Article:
Review: 2019 Nissan GT-R
- Incredible all-wheel-drive grip and composure
- Rapid-fire dual-clutch shifts
- Rocket-ship acceleration
- Even with a six-figure price, it's still a performance value
- Lavish leather interior
- A supercar, but the look still says supertuner
- Expensive for its brand
- Big price hikes every year
- No significant changes for 2019
- Part of the first GT-R generation introduced for 2009
- Excellent acceleration, handling, and braking
- Easy to drive for maximum performance
- Lurchy and noisy powertrain, particularly at low speeds
- The stiff suspension and an abundance of road noise
- Vestigial rear seats
- Dated design
Overall rating 7.6 / 10
Back in 2009, the American economy was faltering and fuel prices were rising. It was an inauspicious time for Nissan to launch its new GT-R. Yet with all-wheel drive, a thumping turbocharged V6 and decades of heritage behind it, the GT-R became an immediate sensation. A decade later, the economy is healthy and gas prices are low. The 2019 GT-R, however, is not much different than it was for its debut.
Certainly, the Nissan GT-R continues to squish the backs of passengers into their seats. There are four versions of the GT-R: Pure, Premium, Track Edition and Nismo. Although they all have slightly different features that give them progressively more performance capabilities, all of them share the same basic twin-turbo V6, six-speed dual-clutch transaxle and adjustable all-wheel-drive system.
All of this combines to make the GT-R a monster on a racetrack. But it is uncomfortable on the street. Competitors such as the Porsche 911, which benefit from newer redesigns, offer far more comfortable with little, if any, performance penalty. It's also fair to say they have a fresher curbside presence.
At the end of the day, though, the GT-R still features an analog gauge cluster and metal shift paddles. It's one of the few cars that doesn't have the word "coddle" in any of its design briefs. If this raw and time-tested approach is for you, check out the 2019 Nissan GT-R.
2019 Nissan GT-R configurations
The 2019 Nissan GT-R is a high-performance four-seat sports coupe. It uses a turbocharged 3.8-liter V6 engine (565 horsepower, 467 lb-ft of torque), a six-speed dual-clutch automatic transmission, and a variable all-wheel-drive system for its propulsion. The Pure trim is the least expensive way to get a GT-R, but it still has all the essential features. Premium trim cars add luxury options, while the Track Editionadds even more track focus. Finally, the GT-R Nismo ups all performance qualities to the max, including an engine tuned for more power.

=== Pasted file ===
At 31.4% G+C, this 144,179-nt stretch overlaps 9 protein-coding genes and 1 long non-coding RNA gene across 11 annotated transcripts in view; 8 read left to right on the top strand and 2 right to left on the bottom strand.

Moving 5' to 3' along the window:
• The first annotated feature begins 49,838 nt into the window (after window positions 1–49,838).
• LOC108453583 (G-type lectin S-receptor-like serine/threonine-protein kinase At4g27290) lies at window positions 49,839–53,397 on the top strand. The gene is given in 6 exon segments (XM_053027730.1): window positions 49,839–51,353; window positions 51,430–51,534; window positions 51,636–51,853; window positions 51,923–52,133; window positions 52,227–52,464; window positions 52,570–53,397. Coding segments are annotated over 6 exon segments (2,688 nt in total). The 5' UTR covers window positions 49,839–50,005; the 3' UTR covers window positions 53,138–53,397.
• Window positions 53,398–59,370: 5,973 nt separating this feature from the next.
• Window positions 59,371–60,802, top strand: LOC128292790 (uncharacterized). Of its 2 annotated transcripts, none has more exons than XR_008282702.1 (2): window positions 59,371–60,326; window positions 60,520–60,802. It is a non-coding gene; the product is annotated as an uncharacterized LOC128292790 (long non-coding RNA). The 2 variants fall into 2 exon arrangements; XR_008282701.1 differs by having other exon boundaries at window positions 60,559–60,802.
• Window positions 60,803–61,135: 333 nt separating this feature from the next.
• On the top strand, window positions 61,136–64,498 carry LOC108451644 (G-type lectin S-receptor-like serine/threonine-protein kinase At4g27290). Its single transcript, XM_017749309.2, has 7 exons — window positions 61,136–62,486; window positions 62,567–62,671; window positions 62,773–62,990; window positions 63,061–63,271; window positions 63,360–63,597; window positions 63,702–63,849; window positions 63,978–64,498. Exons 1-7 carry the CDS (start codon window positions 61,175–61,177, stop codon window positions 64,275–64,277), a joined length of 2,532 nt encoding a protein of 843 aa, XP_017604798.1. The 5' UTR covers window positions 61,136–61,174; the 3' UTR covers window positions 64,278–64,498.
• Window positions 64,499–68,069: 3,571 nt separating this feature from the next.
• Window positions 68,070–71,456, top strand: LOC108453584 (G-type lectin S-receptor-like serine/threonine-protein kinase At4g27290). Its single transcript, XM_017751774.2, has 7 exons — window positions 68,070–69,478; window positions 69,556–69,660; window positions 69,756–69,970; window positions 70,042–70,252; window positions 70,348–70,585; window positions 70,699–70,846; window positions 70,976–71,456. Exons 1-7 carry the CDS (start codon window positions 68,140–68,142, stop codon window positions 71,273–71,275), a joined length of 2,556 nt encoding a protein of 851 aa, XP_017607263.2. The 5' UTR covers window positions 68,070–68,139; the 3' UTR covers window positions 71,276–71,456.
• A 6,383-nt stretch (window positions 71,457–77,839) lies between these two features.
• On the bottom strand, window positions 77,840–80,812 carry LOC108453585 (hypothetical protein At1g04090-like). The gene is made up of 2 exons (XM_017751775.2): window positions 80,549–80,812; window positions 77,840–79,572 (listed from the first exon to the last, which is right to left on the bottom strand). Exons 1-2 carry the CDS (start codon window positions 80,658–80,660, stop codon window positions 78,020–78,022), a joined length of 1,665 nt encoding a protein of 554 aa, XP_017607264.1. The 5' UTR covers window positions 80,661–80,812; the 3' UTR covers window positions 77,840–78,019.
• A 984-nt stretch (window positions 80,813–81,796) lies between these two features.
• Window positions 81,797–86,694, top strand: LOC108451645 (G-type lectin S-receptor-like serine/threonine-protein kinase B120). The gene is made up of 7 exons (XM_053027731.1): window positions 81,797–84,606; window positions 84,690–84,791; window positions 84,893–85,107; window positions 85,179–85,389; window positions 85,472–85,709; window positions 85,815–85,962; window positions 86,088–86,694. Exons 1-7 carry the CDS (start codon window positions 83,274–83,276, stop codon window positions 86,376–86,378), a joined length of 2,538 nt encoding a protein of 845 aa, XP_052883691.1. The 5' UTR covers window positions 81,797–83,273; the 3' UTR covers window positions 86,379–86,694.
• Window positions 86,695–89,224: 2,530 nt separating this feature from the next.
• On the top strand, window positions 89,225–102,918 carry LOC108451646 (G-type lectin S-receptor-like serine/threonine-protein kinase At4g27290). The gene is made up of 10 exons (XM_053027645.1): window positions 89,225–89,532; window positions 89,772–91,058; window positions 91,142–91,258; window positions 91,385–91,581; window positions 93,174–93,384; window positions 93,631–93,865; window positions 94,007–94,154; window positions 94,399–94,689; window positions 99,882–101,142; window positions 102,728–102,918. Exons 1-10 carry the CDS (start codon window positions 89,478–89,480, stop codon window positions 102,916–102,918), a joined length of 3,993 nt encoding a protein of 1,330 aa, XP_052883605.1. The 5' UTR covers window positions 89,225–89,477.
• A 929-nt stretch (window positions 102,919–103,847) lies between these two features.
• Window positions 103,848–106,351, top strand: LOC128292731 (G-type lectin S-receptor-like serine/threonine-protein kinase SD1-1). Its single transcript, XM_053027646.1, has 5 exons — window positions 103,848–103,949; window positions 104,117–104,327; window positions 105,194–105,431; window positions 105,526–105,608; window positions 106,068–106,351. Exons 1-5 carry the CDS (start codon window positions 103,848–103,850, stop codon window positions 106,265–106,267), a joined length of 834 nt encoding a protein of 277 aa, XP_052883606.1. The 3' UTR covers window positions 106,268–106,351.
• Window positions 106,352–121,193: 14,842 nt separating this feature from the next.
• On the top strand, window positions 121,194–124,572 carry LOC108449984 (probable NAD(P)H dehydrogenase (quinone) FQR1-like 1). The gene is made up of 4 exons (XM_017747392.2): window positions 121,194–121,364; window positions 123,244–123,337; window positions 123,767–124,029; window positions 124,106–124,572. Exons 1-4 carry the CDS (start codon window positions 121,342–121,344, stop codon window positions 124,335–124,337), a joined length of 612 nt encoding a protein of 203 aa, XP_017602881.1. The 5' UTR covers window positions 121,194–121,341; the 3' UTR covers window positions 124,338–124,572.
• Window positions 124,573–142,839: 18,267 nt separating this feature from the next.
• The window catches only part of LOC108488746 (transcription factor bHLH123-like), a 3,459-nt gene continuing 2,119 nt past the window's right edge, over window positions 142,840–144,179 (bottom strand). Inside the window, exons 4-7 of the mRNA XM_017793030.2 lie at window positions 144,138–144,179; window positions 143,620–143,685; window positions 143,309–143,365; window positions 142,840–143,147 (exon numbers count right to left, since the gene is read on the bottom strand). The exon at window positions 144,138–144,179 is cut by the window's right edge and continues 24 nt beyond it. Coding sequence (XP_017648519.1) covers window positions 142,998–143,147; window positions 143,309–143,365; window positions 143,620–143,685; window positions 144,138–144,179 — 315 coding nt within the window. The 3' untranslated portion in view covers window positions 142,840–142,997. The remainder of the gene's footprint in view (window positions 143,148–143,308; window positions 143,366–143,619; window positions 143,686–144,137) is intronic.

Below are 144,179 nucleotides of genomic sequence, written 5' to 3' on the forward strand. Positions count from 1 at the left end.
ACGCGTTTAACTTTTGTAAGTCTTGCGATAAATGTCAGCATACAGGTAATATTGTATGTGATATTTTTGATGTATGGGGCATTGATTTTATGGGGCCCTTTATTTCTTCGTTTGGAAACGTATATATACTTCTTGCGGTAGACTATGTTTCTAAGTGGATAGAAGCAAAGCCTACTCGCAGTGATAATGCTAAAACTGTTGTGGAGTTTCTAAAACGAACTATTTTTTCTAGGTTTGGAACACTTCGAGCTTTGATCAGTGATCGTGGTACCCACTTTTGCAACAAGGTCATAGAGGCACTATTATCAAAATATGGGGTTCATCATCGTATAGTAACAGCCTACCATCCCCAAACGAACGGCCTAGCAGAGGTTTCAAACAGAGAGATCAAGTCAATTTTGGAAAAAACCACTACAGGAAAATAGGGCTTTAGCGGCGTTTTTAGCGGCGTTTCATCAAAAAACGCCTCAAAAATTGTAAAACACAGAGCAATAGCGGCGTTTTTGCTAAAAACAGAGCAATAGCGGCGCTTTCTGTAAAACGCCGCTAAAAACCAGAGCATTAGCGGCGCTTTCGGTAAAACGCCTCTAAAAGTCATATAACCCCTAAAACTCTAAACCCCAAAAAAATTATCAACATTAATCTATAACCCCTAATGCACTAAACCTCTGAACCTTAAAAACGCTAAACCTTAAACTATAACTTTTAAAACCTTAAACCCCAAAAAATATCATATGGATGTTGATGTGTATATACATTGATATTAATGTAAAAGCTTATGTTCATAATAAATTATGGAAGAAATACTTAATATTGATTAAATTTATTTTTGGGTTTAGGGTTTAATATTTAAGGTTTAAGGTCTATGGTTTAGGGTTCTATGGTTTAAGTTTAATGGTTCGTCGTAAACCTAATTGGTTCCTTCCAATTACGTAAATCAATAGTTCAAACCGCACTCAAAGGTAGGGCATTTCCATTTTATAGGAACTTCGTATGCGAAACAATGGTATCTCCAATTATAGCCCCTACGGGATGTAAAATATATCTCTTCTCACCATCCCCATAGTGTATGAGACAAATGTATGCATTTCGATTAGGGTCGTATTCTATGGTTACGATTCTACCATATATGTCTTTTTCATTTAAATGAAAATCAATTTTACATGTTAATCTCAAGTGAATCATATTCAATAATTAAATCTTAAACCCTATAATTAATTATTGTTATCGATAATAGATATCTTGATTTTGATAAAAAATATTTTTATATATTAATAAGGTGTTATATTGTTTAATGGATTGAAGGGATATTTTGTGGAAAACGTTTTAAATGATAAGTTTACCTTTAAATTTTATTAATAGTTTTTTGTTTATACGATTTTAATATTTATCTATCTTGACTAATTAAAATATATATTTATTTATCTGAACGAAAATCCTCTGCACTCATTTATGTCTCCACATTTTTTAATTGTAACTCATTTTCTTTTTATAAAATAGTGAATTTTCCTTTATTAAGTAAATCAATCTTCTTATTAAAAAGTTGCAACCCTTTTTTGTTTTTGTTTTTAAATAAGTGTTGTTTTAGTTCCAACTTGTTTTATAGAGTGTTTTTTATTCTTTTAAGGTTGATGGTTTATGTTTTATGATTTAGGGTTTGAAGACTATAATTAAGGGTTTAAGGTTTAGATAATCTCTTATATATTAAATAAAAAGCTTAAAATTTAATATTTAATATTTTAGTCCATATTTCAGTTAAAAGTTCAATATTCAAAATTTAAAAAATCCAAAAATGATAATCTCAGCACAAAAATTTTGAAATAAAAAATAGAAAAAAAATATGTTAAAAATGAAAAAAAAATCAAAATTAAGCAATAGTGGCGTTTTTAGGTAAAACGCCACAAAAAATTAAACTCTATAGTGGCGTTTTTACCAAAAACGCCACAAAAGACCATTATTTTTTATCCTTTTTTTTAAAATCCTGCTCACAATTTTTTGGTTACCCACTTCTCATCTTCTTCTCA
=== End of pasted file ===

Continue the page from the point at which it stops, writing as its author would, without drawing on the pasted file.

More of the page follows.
The Pure trim includes 20-inch wheels with summer run-flat tires, LED headlights and running lights, power-folding heated mirrors, front and rear parking sensors, an adaptive suspension, configurable drive modes, and keyless entry and ignition.
Inside, you get leather upholstery with faux suede inserts, dual-zone automatic climate control, a heated eight-way power driver's seat (four-way for the front passenger), a manual tilt-and-telescoping steering wheel, a rearview camera, an 8-inch touchscreen, a navigation system, voice controls, NissanConnect mobile-app integration, Apple CarPlay, Bluetooth, and a six-speaker Bose audio system, USB connectivity, and satellite and HD radio.
Going with the Premium adds an active sound enhancement and noise cancellation system, titanium exhaust and an 11-speaker sound system.
Options for the Pure and the Premium are limited to the Cold Weather package, with all-season tires and a unique coolant mixture. Premium models can be equipped with a Premium Interior package, which adds hand-stitched premium leather upholstery, special floor mats, and a few premium paint and interior color schemes.
The GT-R Track Edition is similar but receives the Nismo's suspension, chassis, and interior upgrades (see below).
Finally, the limited-production GT-R Nismo comes with a stiffer body structure, a front fascia with more cooling area and downforce, side skirts and rear wing, Recaro seats, lightweight forged alloy wheels, a more aggressive suspension calibration, and an updated version of the V6 engine good for 600 hp and 481 lb-ft of torque.
Each vehicle typically comes in multiple versions that are fundamentally similar. The ratings in this review are based on our full test of the Nissan GT-R Premium (turbo 3.8L V6 | 6-speed dual-clutch automatic | AWD).
NOTE: Since this test was conducted in 2015, the current GT-R has received some revisions, including a revised interior and exterior design, more power and new trim levels. Our findings remain broadly applicable to this year's GT-R, however.